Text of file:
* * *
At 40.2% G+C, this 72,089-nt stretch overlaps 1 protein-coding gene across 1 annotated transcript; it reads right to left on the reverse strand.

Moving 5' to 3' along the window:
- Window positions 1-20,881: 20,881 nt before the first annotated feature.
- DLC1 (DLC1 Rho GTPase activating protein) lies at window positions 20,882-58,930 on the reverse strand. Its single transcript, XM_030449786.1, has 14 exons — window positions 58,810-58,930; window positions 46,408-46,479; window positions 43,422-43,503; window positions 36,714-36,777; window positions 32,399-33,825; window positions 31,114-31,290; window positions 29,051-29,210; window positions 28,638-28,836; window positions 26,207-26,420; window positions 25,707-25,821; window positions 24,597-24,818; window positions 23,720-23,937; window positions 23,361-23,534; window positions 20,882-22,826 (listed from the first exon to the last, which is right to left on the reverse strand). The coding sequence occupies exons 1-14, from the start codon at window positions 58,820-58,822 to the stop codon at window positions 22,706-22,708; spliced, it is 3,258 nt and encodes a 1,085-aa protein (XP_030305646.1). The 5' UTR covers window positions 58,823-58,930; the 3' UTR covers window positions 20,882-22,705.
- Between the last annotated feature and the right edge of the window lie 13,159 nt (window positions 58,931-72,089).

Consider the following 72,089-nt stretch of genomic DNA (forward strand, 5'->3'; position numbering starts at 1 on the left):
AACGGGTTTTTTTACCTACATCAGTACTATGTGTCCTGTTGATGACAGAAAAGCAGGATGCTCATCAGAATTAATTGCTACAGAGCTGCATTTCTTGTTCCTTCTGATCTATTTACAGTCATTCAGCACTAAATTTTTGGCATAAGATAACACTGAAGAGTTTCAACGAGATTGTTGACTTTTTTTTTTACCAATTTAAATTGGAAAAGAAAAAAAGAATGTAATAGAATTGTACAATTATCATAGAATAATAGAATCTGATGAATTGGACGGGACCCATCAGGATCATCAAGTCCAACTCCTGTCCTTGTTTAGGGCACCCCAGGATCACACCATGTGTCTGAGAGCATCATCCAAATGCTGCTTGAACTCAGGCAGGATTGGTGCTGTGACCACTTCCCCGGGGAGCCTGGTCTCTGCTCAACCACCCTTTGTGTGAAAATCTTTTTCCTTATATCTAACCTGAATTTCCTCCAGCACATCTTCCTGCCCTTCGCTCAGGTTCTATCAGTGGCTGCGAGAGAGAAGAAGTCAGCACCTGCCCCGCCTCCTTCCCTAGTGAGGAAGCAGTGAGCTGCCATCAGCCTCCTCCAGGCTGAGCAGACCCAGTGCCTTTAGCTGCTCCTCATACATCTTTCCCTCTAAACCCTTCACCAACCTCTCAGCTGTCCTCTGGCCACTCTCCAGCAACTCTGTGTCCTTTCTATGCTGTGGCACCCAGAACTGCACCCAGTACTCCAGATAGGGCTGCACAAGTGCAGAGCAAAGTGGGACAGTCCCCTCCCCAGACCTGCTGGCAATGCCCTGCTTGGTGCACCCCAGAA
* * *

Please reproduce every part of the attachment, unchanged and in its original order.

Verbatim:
At 40.2% G+C, this 72,089-nt stretch overlaps 1 protein-coding gene across 1 annotated transcript; it reads right to left on the reverse strand.

Moving 5' to 3' along the window:
- Window positions 1-20,881: 20,881 nt before the first annotated feature.
- DLC1 (DLC1 Rho GTPase activating protein) lies at window positions 20,882-58,930 on the reverse strand. Its single transcript, XM_030449786.1, has 14 exons — window positions 58,810-58,930; window positions 46,408-46,479; window positions 43,422-43,503; window positions 36,714-36,777; window positions 32,399-33,825; window positions 31,114-31,290; window positions 29,051-29,210; window positions 28,638-28,836; window positions 26,207-26,420; window positions 25,707-25,821; window positions 24,597-24,818; window positions 23,720-23,937; window positions 23,361-23,534; window positions 20,882-22,826 (listed from the first exon to the last, which is right to left on the reverse strand). The coding sequence occupies exons 1-14, from the start codon at window positions 58,820-58,822 to the stop codon at window positions 22,706-22,708; spliced, it is 3,258 nt and encodes a 1,085-aa protein (XP_030305646.1). The 5' UTR covers window positions 58,823-58,930; the 3' UTR covers window positions 20,882-22,705.
- Between the last annotated feature and the right edge of the window lie 13,159 nt (window positions 58,931-72,089).

Consider the following 72,089-nt stretch of genomic DNA (forward strand, 5'->3'; position numbering starts at 1 on the left):
AACGGGTTTTTTTACCTACATCAGTACTATGTGTCCTGTTGATGACAGAAAAGCAGGATGCTCATCAGAATTAATTGCTACAGAGCTGCATTTCTTGTTCCTTCTGATCTATTTACAGTCATTCAGCACTAAATTTTTGGCATAAGATAACACTGAAGAGTTTCAACGAGATTGTTGACTTTTTTTTTTACCAATTTAAATTGGAAAAGAAAAAAAGAATGTAATAGAATTGTACAATTATCATAGAATAATAGAATCTGATGAATTGGACGGGACCCATCAGGATCATCAAGTCCAACTCCTGTCCTTGTTTAGGGCACCCCAGGATCACACCATGTGTCTGAGAGCATCATCCAAATGCTGCTTGAACTCAGGCAGGATTGGTGCTGTGACCACTTCCCCGGGGAGCCTGGTCTCTGCTCAACCACCCTTTGTGTGAAAATCTTTTTCCTTATATCTAACCTGAATTTCCTCCAGCACATCTTCCTGCCCTTCGCTCAGGTTCTATCAGTGGCTGCGAGAGAGAAGAAGTCAGCACCTGCCCCGCCTCCTTCCCTAGTGAGGAAGCAGTGAGCTGCCATCAGCCTCCTCCAGGCTGAGCAGACCCAGTGCCTTTAGCTGCTCCTCATACATCTTTCCCTCTAAACCCTTCACCAACCTCTCAGCTGTCCTCTGGCCACTCTCCAGCAACTCTGTGTCCTTTCTATGCTGTGGCACCCAGAACTGCACCCAGTACTCCAGATAGGGCTGCACAAGTGCAGAGCAAAGTGGGACAGTCCCCTCCCCAGACCTGCTGGCAATGCCCTGCTTGGTGCACCCCAGAA